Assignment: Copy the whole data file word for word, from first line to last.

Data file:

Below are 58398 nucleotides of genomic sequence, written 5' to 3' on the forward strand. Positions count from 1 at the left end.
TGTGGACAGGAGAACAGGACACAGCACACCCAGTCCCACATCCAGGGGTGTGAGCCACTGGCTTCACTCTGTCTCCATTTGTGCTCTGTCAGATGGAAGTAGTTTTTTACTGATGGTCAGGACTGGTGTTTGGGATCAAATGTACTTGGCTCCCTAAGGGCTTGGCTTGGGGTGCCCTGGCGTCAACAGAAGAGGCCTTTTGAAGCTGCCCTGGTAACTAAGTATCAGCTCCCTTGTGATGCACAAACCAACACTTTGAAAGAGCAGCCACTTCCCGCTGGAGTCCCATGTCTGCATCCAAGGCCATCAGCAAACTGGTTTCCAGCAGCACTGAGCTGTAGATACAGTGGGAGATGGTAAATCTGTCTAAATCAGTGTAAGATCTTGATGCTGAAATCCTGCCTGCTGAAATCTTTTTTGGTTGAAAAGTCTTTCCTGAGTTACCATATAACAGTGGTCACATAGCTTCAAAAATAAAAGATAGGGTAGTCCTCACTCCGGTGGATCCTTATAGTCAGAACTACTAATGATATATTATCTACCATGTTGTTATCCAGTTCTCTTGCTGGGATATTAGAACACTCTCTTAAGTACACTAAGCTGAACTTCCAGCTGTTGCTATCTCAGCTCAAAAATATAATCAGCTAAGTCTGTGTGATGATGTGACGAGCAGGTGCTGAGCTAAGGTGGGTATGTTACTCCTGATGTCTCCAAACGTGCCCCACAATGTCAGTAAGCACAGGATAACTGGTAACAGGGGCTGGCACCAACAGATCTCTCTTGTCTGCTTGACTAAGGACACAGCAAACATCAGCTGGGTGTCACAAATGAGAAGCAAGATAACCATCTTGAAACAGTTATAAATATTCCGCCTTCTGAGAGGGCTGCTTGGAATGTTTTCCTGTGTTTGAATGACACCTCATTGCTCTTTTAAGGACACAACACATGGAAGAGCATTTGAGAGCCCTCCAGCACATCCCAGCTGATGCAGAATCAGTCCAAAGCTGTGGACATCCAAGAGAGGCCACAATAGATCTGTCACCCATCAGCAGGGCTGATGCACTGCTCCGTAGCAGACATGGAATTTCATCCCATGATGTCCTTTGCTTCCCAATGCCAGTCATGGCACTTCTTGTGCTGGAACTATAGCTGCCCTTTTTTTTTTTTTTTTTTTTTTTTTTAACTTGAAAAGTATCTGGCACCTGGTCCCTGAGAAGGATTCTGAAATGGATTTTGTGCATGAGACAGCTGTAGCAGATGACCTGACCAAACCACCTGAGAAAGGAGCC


Below are 58398 nucleotides of genomic sequence, written 5' to 3' on the forward strand. Positions count from 1 at the left end.
TGTGGACAGGAGAACAGGACACAGCACACCCAGTCCCACATCCAGGGGTGTGAGCCACTGGCTTCACTCTGTCTCCATTTGTGCTCTGTCAGATGGAAGTAGTTTTTTACTGATGGTCAGGACTGGTGTTTGGGATCAAATGTACTTGGCTCCCTAAGGGCTTGGCTTGGGGTGCCCTGGCGTCAACAGAAGAGGCCTTTTGAAGCTGCCCTGGTAACTAAGTATCAGCTCCCTTGTGATGCACAAACCAACACTTTGAAAGAGCAGCCACTTCCCGCTGGAGTCCCATGTCTGCATCCAAGGCCATCAGCAAACTGGTTTCCAGCAGCACTGAGCTGTAGATACAGTGGGAGATGGTAAATCTGTCTAAATCAGTGTAAGATCTTGATGCTGAAATCCTGCCTGCTGAAATCTTTTTTGGTTGAAAAGTCTTTCCTGAGTTACCATATAACAGTGGTCACATAGCTTCAAAAATAAAAGATAGGGTAGTCCTCACTCCGGTGGATCCTTATAGTCAGAACTACTAATGATATATTATCTACCATGTTGTTATCCAGTTCTCTTGCTGGGATATTAGAACACTCTCTTAAGTACACTAAGCTGAACTTCCAGCTGTTGCTATCTCAGCTCAAAAATATAATCAGCTAAGTCTGTGTGATGATGTGACGAGCAGGTGCTGAGCTAAGGTGGGTATGTTACTCCTGATGTCTCCAAACGTGCCCCACAATGTCAGTAAGCACAGGATAACTGGTAACAGGGGCTGGCACCAACAGATCTCTCTTGTCTGCTTGACTAAGGACACAGCAAACATCAGCTGGGTGTCACAAATGAGAAGCAAGATAACCATCTTGAAACAGTTATAAATATTCCGCCTTCTGAGAGGGCTGCTTGGAATGTTTTCCTGTGTTTGAATGACACCTCATTGCTCTTTTAAGGACACAACACATGGAAGAGCATTTGAGAGCCCTCCAGCACATCCCAGCTGATGCAGAATCAGTCCAAAGCTGTGGACATCCAAGAGAGGCCACAATAGATCTGTCACCCATCAGCAGGGCTGATGCACTGCTCCGTAGCAGACATGGAATTTCATCCCATGATGTCCTTTGCTTCCCAATGCCAGTCATGGCACTTCTTGTGCTGGAACTATAGCTGCCCTTTTTTTTTTTTTTTTTTTTTTTTTTAACTTGAAAAGTATCTGGCACCTGGTCCCTGAGAAGGATTCTGAAATGGATTTTGTGCATGAGACAGCTGTAGCAGATGACCTGACCAAACCACCTGAGAAAGGAGCC